IDA Dept. of Computer and Information science, Linköping University

IDA Technical Reports: abstract

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Fritzson, P., Gyimothy, T., Kamkar, M., and Shahmehri, N. (1990). Generalized Algorithmic Debugging and Testing. Technical Report LiTH-IDA-R-90-42, Department of Computer and Information Science, Linköping University, Sweden. Also accepted to SIGPLAN'91 Conference on Programming Language Design and Implementation, Toronto, Ontario, Canada June, 1991. Proc in SIGPLAN Notices 26:6, June 1991 and has been accepetd to the journal: ACM LOPLAS-ACM Letters of Programming Languages and Systems. (bibtex),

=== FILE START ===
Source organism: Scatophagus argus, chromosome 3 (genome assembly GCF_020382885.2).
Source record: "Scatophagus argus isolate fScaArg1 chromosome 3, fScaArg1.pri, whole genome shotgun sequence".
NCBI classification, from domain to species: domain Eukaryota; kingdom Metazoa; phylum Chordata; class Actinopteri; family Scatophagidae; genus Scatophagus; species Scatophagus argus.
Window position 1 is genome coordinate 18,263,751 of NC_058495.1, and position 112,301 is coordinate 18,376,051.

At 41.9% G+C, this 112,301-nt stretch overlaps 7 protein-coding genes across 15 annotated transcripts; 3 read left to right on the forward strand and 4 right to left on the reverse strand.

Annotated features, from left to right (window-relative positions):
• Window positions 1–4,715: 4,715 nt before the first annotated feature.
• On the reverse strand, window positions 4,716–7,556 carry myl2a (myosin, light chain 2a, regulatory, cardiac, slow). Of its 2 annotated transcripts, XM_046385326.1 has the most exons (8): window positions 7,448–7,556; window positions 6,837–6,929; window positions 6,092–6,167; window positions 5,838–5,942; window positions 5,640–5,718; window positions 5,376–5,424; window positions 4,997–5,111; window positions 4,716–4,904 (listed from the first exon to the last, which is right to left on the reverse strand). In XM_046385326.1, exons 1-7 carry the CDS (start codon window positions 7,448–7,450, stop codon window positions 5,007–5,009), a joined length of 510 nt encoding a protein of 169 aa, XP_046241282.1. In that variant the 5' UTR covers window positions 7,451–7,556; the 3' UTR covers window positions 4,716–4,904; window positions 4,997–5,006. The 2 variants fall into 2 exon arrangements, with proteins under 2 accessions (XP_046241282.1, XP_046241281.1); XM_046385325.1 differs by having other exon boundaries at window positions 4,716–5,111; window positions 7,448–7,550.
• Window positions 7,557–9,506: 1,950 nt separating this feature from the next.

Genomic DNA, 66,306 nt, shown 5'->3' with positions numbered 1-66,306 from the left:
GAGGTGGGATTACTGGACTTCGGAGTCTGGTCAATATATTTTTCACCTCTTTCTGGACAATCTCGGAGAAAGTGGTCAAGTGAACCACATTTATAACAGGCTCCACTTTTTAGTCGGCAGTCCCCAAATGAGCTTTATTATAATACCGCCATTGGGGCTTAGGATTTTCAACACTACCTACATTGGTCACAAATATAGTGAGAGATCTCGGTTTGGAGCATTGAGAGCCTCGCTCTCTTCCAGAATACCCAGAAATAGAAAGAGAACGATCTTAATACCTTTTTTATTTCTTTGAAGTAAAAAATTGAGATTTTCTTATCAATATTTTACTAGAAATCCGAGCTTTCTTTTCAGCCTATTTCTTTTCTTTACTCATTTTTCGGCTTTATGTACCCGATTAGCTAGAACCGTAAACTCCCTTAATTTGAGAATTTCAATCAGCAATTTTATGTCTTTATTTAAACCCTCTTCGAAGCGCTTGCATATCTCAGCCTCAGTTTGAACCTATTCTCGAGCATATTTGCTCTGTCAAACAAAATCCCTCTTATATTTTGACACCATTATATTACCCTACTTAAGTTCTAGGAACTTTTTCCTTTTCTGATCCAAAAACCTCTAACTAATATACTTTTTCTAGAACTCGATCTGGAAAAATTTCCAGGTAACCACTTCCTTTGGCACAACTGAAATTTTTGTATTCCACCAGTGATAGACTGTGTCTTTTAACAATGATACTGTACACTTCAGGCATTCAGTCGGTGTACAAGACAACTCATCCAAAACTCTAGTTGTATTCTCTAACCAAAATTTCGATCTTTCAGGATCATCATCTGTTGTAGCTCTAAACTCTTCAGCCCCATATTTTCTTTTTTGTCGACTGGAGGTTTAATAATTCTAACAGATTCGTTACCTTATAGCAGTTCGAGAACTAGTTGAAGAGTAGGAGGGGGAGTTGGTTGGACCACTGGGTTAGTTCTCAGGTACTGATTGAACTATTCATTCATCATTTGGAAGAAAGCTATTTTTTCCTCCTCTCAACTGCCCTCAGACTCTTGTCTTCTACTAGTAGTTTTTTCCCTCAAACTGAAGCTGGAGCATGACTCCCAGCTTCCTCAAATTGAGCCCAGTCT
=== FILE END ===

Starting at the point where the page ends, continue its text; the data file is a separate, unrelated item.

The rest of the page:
Abstract: This paper presents a version of generalized algorithmic debugging integrated with the category partition method for functional testing. In this way the efficiency of the algorithmic debugging method for semi-automatic bug localization can be improved by using test specifications and test results. The long-range goal of this work is a semi-automatic debugging and testing system which can be used during large-scale program development of non-trivial programs.The method is generally applicable to procedural languages, and is not dependent on any ad hoc assumptions regarding the subject program. The original form of algorithmic debugging, introduced by Shapiro [Shapiro-83], is however limited to small Prolog programs without side-effects. Another drawback of the original method is the large number of interactions with the user during bug localization.To our knowledge, this is the first method which uses category partition testing to improve the bug localization properties of algorithmic debugging. The method can avoid irrelevant questions to the programmer by categorizing input parameters, and match these against test cases in the test database. In addition, we use program slicing, a data flow analysis technique, to dynamically compute which parts of the program are relevant for the search, thus further improving bug localization.We believe that this is the first generalization of algorithmic debugging for programs with side-effects written in imperative languages such as Pascal. These improvements together makes it more feasible to debug larger programs.A prototype generalized algorithmic debugger for Pascal, and a test case generator for real size application programs in Pascal, C, dBase and LOTUS have been implemented.


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